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Create independent redistricting commissions to allow voters to choose their elected officials instead of politicians selecting their voters.

The problem: When politicians control the redistricting process, they manipulate districts to keep themselves and their party in power.

We must end gerrymandering, and enact Fair Maps so that all of our votes count.

In America, elections are supposed to represent the will of the people, not politicians. But partisan politicians manipulate voting maps to keep themselves and their party in power. We need to reform the rules and make the process of drawing districts impartial, so that our government is of, by, and for the people

Democracy requires empowering voters to hold their elected officials accountable on Election Day. We must end gerrymandering to create a democracy where everyone’s voice is heard.

Letting politicians manipulate voting maps is like putting the fox in charge of the henhouse. Politicians in power shouldn’t be allowed to draw voting maps that benefit themselves.

We have a proven solution: independent, impartial, and nonpartisan citizen-led redistricting commissions. States like California and Arizona have shown that these types of commissions work and create a fair system so redistricting is designed to give our communities a voice and not to protect politicians from voters.

By taking the power to draw district maps away from gerrymandering politicians, and giving it to We The People, we can ensure that everyone is heard in our democracy, and that our process is fair and transparent.

Support 2020 Census funding sufficient to ensure a fair and accurate count for all communities, including in historically undercounted communities.

The problem: The 2020 Census is dangerously underfunded — which will lead to an inaccurate count, and unfairly skew representation & public resources away from many communities.

We conduct a Census every ten years to collect objective data about the American people and our communities. And if that count is inaccurate, it will turbocharge gerrymandering and make many of our district lines even more unfair than they already are.

But unless we take action, the 2020 Census will be woefully underfunded. The Trump Administration and its allies in Congress are deliberately neglecting the Census, potentially skewing it so traditionally undercounted communities go underrepresented. We can’t let that happen.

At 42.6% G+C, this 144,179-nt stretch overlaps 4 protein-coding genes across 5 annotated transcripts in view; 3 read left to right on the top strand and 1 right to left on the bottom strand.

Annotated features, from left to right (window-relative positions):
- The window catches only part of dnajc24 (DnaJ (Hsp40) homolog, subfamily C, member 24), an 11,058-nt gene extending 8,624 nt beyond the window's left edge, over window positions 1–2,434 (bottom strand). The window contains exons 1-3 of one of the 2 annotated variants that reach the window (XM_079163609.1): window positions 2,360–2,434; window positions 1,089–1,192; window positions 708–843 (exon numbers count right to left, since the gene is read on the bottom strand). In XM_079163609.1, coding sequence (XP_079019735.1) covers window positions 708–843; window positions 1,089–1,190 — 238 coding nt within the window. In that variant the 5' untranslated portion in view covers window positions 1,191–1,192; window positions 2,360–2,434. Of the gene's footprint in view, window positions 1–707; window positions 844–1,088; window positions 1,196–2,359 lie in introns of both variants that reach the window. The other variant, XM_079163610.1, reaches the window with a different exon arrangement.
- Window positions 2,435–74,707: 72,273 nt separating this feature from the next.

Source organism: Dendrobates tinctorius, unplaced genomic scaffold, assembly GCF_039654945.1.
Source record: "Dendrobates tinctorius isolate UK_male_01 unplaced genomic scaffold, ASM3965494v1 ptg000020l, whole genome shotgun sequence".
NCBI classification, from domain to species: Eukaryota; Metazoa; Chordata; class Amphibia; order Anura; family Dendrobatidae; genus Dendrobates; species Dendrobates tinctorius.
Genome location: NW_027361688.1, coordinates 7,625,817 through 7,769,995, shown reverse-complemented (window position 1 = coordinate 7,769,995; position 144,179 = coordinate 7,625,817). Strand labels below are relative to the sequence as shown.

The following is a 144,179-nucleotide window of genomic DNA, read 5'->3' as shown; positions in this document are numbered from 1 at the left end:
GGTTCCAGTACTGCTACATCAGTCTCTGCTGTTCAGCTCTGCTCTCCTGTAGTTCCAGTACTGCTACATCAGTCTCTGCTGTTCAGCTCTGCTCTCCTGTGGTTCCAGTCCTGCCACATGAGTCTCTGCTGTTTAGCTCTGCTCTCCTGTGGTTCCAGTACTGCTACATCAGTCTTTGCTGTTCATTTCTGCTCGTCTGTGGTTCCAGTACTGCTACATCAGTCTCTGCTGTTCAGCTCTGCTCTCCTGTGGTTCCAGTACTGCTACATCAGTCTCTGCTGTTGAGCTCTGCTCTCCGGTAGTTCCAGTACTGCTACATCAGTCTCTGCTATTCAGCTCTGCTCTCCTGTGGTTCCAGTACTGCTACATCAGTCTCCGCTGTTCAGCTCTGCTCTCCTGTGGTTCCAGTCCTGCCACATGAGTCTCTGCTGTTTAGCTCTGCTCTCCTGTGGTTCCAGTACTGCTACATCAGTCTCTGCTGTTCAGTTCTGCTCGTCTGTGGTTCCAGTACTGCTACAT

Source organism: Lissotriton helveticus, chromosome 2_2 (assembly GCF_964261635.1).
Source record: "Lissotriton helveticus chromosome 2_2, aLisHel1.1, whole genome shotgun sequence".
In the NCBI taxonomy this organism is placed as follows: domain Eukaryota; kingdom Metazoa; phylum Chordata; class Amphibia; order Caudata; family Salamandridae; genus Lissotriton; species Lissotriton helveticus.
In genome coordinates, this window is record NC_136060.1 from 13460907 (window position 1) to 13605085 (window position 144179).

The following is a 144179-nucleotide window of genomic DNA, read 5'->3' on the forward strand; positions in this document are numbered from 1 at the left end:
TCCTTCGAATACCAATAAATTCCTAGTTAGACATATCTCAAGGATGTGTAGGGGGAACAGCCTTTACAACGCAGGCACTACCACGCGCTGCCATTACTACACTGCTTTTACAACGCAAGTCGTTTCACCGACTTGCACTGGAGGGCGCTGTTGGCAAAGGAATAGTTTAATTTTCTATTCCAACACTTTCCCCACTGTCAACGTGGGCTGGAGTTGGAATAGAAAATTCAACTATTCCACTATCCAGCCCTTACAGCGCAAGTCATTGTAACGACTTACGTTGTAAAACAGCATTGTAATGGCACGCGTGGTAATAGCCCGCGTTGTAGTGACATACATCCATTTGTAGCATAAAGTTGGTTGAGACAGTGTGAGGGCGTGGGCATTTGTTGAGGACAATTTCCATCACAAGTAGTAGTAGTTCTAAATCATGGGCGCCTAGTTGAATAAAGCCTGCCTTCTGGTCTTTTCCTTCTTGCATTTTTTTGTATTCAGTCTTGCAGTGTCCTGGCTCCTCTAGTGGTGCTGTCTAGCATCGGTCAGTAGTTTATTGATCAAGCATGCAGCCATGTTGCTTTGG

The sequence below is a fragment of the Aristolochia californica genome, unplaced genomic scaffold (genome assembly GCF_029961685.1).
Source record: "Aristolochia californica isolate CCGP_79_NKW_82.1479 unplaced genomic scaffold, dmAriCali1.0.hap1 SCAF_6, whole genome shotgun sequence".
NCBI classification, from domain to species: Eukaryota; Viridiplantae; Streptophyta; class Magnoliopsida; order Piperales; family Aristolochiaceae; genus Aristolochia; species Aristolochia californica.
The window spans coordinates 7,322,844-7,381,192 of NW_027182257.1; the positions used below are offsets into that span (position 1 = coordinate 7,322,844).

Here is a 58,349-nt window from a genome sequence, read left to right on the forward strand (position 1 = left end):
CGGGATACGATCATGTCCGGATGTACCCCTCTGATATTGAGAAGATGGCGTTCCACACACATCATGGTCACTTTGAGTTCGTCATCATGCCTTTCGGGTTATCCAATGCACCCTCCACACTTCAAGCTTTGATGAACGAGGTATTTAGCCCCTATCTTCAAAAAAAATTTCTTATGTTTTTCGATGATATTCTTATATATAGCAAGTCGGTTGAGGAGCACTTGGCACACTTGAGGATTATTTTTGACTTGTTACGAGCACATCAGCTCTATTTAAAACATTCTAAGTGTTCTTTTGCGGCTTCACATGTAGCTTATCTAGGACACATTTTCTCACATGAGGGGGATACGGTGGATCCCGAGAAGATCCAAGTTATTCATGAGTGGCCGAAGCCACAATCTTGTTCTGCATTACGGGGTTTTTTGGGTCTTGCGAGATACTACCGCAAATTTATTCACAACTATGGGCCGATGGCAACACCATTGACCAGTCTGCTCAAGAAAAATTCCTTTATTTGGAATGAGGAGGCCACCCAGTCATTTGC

Getting the next Census’s count right is critical, as it will shape our nation’s democracy, public policy and economy moving forward. People of color, particularly Black and Latino communities in both urban and rural areas, are at an especially high risk of being undercounted by the Census.

And because we use census results to determine representation in Congress and funding for many purposes, a 2020 Census that systematically undercounts communities of color will deprive them of much-needed resources, weaken their political voice, and deny Americans the right to a democracy that truly represents all of us.

We rely on the U.S. Census so our government can fairly represent the American people — and so government agencies can base their decisions on data and facts. Congress must fully fund this critical project.

Prohibit the inclusion of questions on citizenship and legal/immigration status on the 2020 Census to ensure that all persons are counted, as required by the U.S. Constitution.

The problem: The Trump Administration plans to add an unnecessary, untested question on citizenship status to the 2020 Census — which experts say will discourage people from responding.

The Constitution requires that EVERYONE who lives here be counted — regardless of their citizenship status.

But Commerce Secretary Wilbur Ross has announced his plan to add an untested, last-minute question about citizenship status to the 2020 Census. Experts say this would discourage many legitimate responses and dramatically skew the final results — and with it, the resources and political power our communities can access.

An accurate Census is essential in the redrawing of our congressional and legislative districts and budgeting decisions that impact our schools, hospitals, roads, and veterans.

If the 2020 Census includes this politicized question on citizenship status, it’ll undercount communities of color and others who feel intimidated by President Trump’s anti-immigrant rhetoric — by discouraging them from participating at all. And since we use Census data to draw legislative districts, undercounting certain communities can amplify the harm of gerrymandering — keeping fair representation in government out of reach for too many of us.

We should call this what it is: a politically-motivated attempt to racially rig the Census.

We deserve a fair democracy that represents us all — so we NEED to stop the Census Bureau from adding a citizenship question by putting massive pressure on Congress, which has the power to act.

Democracy is on the ballot in 2018.

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